Carli Lloyd of the USA scores her team's third goal past Claudia Endler of Chile during the 2019 FIFA Women's World Cup France group F match between USA and Chile at Parc des Princes on June 16, 2019 in Paris, France.

Carli Lloyd of the USA scores her team's third goal past Claudia Endler of Chile during the 2019 FIFA Women's World Cup France group F match between USA and Chile at Parc des Princes on June 16, 2019 in Paris, France.

When the U.S. team took the field against Thailand in the opening match of the FIFA Women’s World Cup earlier this month, they were battling on two fronts: on the pitch and in the courtroom.

The outcome of that first contest — a historically lopsided 13-0 drubbing by the Americans — hinted at the resolve of the 28 women who are suing the sport’s U.S. governing body over unequal pay and working conditions.

Journalist Gemma Clarke says this is just the latest chapter in a long history of women fighting for equal footing in the soccer world.

In her new book, SoccerWomen: The Icons, Rebels, Stars, and Trailblazers Who Transformed the Beautiful Game, Clarke chronicles the trials and tribulations of the women who have fought for more than a century to earn the right to play the game. And she argues that the current struggle for equal treatment is about much more than soccer.

American soccer is a perfect microcosm of the pay gap: here you have a women’s team who outperform the men, who are more popular and more famous, who attract more viewers, and who still don’t get paid as much. It’s not even as though they’re asking for more, just to be paid equally. This is how women’s soccer has become integral to the fight for gender equality.

Women’s soccer transcends sport; from the beginning, it has been essential to the struggle for female selfhood.

While the U.S. men’s team failed even to qualify for the last Men’s World Cup, the women’s team has dominated the modern era. Winners of three of the seven World Cups since the women’s championship began in 1991, they entered this year’s tournament a favorite to repeat. The team is so stacked with talent that two-time world player of the year Carli Lloyd isn’t even a starter.

After their dominating win over Thailand, the U.S. women faced criticism from some commentators for not taking it easy on their outmatched opponents. In their next game, a somewhat harder-fought 3-0 win over Chile, Lloyd celebrated one of her two goals with a tongue-in-cheek golf clap.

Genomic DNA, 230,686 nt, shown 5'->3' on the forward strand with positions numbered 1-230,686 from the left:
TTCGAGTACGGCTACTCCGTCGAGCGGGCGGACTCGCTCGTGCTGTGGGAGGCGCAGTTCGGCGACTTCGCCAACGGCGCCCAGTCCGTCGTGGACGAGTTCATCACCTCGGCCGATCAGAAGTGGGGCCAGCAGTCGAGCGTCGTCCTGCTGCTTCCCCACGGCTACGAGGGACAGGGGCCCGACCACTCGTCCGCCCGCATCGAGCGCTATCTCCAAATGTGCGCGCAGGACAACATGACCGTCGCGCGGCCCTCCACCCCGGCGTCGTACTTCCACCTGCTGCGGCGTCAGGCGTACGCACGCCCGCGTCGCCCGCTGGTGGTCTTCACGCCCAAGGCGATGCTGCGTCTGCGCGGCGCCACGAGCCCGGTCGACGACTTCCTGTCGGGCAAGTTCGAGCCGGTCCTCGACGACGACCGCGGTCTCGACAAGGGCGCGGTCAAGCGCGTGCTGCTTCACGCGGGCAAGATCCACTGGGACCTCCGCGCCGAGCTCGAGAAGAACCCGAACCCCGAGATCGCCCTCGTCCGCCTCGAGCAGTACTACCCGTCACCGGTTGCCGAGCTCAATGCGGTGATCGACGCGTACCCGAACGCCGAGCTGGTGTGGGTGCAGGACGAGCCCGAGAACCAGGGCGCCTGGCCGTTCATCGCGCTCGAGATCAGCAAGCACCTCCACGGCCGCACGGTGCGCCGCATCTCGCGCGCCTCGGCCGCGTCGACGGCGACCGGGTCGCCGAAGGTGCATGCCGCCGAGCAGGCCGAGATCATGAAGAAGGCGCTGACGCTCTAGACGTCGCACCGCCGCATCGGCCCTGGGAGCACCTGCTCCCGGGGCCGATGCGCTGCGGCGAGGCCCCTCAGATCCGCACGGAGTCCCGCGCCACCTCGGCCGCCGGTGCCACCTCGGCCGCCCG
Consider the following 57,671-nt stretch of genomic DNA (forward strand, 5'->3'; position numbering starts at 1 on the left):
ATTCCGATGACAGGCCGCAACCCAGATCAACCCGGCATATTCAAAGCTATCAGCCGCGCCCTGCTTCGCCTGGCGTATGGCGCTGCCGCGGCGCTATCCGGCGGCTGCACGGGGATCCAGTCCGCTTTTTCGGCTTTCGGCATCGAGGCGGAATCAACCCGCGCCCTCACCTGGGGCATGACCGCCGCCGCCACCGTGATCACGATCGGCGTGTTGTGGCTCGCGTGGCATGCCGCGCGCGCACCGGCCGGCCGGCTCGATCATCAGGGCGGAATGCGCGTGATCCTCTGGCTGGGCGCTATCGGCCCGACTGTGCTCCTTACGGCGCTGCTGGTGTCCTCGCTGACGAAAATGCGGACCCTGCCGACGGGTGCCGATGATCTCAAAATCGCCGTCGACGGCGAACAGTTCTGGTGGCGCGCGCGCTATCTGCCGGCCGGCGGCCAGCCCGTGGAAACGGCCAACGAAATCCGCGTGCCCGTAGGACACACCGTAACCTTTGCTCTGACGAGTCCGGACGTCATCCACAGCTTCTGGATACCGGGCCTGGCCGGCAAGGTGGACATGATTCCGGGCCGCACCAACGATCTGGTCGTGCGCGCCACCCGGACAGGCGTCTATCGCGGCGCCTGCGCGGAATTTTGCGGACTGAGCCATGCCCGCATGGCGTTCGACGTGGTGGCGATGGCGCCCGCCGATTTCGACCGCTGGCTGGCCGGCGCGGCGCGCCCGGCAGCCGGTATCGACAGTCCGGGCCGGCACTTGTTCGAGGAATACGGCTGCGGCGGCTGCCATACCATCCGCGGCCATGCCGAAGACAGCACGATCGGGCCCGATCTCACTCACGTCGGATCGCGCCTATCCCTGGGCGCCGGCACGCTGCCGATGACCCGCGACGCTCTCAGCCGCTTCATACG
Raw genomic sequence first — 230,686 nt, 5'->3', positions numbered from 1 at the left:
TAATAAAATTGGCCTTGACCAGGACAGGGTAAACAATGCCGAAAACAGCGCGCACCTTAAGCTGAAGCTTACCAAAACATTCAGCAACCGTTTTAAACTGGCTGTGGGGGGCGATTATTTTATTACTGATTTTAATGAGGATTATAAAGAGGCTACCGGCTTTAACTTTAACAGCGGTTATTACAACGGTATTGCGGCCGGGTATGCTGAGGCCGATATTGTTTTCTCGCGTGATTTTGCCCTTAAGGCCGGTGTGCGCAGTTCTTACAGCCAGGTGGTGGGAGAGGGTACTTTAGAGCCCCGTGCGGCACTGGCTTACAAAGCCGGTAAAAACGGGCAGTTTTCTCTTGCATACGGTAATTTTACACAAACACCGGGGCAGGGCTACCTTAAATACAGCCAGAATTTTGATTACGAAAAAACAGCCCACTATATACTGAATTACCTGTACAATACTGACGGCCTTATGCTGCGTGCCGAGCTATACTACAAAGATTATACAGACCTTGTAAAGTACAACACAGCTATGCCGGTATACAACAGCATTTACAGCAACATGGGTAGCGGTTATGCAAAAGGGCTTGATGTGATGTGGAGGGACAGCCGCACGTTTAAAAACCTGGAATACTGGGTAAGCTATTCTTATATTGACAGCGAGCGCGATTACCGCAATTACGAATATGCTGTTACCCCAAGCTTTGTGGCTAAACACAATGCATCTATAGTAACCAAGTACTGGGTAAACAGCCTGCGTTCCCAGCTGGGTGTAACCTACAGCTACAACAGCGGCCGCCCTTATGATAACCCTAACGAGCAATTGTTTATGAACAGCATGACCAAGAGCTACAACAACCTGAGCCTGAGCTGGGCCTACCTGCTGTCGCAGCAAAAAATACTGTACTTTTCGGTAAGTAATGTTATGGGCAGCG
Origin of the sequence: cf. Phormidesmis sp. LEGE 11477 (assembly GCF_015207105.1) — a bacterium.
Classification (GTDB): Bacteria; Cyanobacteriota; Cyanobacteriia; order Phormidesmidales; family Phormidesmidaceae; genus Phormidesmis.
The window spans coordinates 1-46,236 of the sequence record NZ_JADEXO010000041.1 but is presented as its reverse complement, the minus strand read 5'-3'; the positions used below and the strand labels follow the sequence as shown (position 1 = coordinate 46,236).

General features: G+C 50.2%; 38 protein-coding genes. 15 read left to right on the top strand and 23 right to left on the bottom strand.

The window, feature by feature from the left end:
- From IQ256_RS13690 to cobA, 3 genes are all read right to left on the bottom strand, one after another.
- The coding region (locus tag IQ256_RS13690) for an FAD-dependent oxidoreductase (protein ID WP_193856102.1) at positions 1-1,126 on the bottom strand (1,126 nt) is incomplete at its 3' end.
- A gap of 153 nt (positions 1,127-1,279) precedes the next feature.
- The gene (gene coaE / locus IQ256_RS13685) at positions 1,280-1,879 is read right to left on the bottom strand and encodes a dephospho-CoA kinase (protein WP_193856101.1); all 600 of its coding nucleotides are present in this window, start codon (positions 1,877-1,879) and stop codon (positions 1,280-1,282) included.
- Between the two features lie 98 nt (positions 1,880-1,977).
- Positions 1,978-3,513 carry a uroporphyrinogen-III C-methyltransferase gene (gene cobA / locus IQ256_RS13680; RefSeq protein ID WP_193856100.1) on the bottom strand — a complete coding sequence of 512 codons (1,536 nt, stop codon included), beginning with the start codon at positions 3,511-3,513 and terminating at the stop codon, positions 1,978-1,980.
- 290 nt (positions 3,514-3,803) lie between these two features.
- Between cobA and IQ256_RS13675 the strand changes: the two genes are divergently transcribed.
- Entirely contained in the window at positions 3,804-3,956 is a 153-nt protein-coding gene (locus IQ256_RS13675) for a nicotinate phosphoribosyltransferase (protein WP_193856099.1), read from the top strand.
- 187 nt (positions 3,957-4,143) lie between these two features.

The lawsuit, filed in March, seeks to force the U.S Soccer Federation to address the “institutionalized gender discrimination” that results in better pay, travel, medical care and other treatment for the men’s team — despite the women bringing in more revenue in recent years.

Those problems extend beyond the United States. Norway’s Ada Hegerberg, reigning winner of the Ballon d’Or as the world’s best player, left her national team over complaints about the treatment of female athletes. Although the Norwegian women’s and men’s teams are now paid the same, she’s sitting out this year’s World Cup.

As if to make her point even clearer, after Hegerberg accepted the award, the male presenter jokingly asked if she could twerk. She replied with a blunt “no” before delivering a speech calling on girls to “believe in yourself.”

With the World Cup in full swing, we talk with Clarke about the book she calls “a love letter to soccer in its purest form” and where the sport — and the fight for equality — will go from here.

Text by Orion Donovan-Smith. Produced by Gabrielle Healy.

Guests

  • Julie Foudy ESPN analyst, former captain of the US Women's National Team, host of the podcast “Laughter Permitted with Julie Foudy;” @JulieFoudy
  • Gemma Clarke Sports journalist, author of "SoccerWomen: The Icons, Rebels, Stars and Trailblazers Who Transformed the Beautiful Game;" @GemClarkeSands

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